He's a-wringing of his hands and a-tearing of his hair,
Saying, “I brought up a family of fine-bodied men,
And the best of them's drowned in the Lakes of Shilin.”

So it's down came his sweetheart like one in despair,
She's a-wringing of her hands and a-tearing of her hair,
Saying, “It's six months and better till my wedding day
And now me Billy Henry he's as cold as the clay.

So we'll go around to Martin's, to Martin's by the shore.
We'll hire us a small boat as we've done before
And we'll search the dark waters all around and all round
Till we see that Billy Henry's fair body is found.”

So they went around to Martin's, to Martin's by the shore
And they hired them a small boat as they'd done before.
And they searched the dark waters all around and all round
Till they saw that Billy Henry's fair body was found.

For to see Billy's funeral was such a fine sight:
There was six handsome young men all dressed up in white,
There was six pretty maidens all dressed up in green,
Just to show that he'd been drowned in the Lakes of Shilin.

Tony Rose sings The Lakes of Shilin

It was early one morning Billy Henry arose
Straight to his comrade's bed-chamber he goes
“Arise, loving comrade, let nobody know,
To the dark and chilly waters a-bathing we'll go.”

Oh Billy he stripped and then he went in
And he swam the dark waters all around and around
Crying, “Oh my loving comrade, oh don't you go in
For I see there is a coffin of the Lakes of Shilin.”

But the other one, he stripped and then he went in
And he swam the dark waters all around and around
Crying, “Oh my loving Billy, why did you go in
To the dark and chilly waters of the Lakes of Shilin.”

Now there was an old woman that lived there close by
She came to Billy's family and made this reply:
“Oh, your son he went a-bathing as I've heard him say,
But now your Billy Henry he's as cold as the clay.”

And it's down came his mother like one in despair,
All a-wringing of her hands and a-tearing of her hair,
Crying, “Oh my Billy Henry why did you go in
To the dark and chilly waters of the Lakes of Shilin?”

And it's down came his father like one in despair,
All a-wringing of his hands and a-tearing of his hair,
“Oh, I brought up a family of fine-bodied men,
And the best of them's lying in the Lakes of Shilin.”

And it's down came his sweetheart like one in despair,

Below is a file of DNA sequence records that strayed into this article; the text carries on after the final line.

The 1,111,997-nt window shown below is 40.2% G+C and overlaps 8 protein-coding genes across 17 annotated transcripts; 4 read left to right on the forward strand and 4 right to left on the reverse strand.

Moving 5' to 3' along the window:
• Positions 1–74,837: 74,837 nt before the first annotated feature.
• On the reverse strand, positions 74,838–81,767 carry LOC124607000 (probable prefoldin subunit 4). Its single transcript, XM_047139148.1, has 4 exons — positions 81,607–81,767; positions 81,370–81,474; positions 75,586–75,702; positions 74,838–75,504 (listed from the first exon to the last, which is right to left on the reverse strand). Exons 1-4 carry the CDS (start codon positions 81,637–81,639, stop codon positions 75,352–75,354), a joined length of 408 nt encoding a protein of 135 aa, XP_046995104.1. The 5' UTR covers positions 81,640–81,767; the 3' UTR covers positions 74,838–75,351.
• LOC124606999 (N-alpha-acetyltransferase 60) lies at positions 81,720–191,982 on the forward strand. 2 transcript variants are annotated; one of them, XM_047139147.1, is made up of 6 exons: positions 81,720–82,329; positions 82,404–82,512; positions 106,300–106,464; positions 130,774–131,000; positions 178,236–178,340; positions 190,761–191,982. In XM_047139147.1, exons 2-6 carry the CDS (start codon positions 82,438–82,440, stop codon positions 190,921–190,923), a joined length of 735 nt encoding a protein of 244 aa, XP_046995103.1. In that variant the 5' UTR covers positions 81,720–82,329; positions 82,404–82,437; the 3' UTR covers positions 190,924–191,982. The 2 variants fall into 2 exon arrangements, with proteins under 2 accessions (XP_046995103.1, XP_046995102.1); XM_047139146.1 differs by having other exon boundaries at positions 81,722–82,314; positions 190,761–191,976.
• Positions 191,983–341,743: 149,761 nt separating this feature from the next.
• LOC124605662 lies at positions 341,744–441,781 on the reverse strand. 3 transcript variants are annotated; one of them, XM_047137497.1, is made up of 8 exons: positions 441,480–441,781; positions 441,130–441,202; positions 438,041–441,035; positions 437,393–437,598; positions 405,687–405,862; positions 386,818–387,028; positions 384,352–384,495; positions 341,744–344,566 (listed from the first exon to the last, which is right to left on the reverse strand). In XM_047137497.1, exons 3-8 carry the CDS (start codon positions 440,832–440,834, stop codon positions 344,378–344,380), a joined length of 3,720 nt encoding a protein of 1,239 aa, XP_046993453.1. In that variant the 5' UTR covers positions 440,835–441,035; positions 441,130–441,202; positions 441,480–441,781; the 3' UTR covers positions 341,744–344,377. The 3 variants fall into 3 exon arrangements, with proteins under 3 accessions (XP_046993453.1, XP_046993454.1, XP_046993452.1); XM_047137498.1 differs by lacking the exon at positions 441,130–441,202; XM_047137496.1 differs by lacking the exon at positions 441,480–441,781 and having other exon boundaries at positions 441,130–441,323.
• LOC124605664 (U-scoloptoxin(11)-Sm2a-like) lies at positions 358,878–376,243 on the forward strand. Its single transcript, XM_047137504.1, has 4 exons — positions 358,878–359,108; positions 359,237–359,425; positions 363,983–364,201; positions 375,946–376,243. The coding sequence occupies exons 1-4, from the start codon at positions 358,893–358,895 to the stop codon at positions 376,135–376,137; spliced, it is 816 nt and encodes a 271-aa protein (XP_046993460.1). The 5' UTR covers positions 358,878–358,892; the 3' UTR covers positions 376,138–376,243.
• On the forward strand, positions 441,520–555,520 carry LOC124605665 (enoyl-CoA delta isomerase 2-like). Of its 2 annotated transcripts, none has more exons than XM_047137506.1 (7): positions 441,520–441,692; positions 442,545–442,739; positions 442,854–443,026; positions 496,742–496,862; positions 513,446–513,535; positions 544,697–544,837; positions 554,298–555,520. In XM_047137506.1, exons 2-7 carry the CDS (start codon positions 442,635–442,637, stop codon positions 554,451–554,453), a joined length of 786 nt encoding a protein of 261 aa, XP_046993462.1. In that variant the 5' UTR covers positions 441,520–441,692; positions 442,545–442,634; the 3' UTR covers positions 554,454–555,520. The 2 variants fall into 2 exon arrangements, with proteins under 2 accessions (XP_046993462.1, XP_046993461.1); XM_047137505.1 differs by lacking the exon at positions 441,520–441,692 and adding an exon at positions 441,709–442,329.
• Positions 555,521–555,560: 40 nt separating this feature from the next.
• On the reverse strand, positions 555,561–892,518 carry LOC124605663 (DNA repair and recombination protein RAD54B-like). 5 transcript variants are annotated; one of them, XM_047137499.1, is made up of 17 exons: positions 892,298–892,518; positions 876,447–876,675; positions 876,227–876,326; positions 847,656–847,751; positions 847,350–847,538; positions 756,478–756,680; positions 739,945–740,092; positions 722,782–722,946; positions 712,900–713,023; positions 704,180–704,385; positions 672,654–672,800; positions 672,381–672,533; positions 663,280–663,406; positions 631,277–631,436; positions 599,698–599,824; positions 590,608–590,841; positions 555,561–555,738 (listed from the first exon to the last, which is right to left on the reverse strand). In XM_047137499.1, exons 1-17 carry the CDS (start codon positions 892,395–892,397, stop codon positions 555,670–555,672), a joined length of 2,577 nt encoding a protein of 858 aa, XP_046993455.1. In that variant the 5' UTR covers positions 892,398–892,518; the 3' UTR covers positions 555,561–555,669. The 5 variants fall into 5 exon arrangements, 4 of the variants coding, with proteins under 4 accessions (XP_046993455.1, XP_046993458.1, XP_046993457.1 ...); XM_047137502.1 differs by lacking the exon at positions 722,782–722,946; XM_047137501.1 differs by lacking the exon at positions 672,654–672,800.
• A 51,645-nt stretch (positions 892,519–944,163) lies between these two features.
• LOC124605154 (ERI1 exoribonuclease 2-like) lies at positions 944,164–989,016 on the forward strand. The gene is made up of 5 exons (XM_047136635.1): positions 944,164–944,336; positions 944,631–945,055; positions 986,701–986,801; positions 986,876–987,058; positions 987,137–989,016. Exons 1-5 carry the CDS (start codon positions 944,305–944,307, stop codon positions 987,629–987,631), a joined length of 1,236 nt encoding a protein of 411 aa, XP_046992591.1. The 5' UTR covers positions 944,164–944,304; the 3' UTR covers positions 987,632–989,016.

She was wringing of her hands and a-tearing of her hair,
“Oh, it's six months and better till my wedding day
But now my Billy Henry he's as cold as the clay.

So we'll go around to Martin's, to Martin's by the shore.
And we'll hire us a small boat as we've done before
And we'll search the dark waters all around and around
Till we see that Billy Henry's fair body is found.”

So they went around to Martin's, to Martin's by the shore
And they hired them a small boat as they'd done before.
And they searched the dark waters all around and around
Till they saw that Billy Henry's fair body was found.

Oh, to see Billy's funeral, it was such a fine sight:
There was six handsome young men dressed up in white,
There was six pretty maidens all dressed up in green,
Just to show he'd been drowned in the Lakes of Shilin.
Oh, six pretty maidens all dressed up in green,
Just to show he'd been drowned in the Lakes of Shilin.

Martin Carthy sings Lakes of Cold Flynn

It was early one morning young William arose,
Straightaway to his comrade's bedchamber he goes;
Saying, “Comrade, dear comrade, don't let anyone know,
It is a fine morning and a-bathing we'll go.”

And as they were a-walking it was down a long lane,
And the first that they met with was a keeper of game.
“Oh William, dear William, do not adventure in,
For there's death in false waters in the lakes of Cold Flynn.”

Young William stepped in and he swam the lake around;
He swam round the island but not the right ground.
“Oh William, dear William, do not adventure in,
For there's death in false waters in the lakes of Cold Flynn.”

It was early that morning his sister arose,
Straightaway to her mother's bedchamber she goes.
“Oh mother, dear mother, I have had a strange dream,
Young William lies floating in a watery stream.”

It was early that morning his mother she was there,
She rowed round the island like one in despair.
“Oh where was he drownded, where did he fall in?
For there's death in false waters in the lakes of Cold Flynn.”

God bless his dear mother, she has reasons to mourn,
Likewise his dear sweetheart, she has reasons to mourn.
For every each other morning he did us salute
With the pink and white roses and the fresh garden fruit.

On the day of his funeral it'll be a grand sight,
There'll be four-and-twenty uncles and they're all dressed in white.
They'll carry him along and lay him in cold clay,
Saying adieu to young William and they'll all march away.

Acknowledgements

Martin Carthy's version transcribed by Garry Gillard.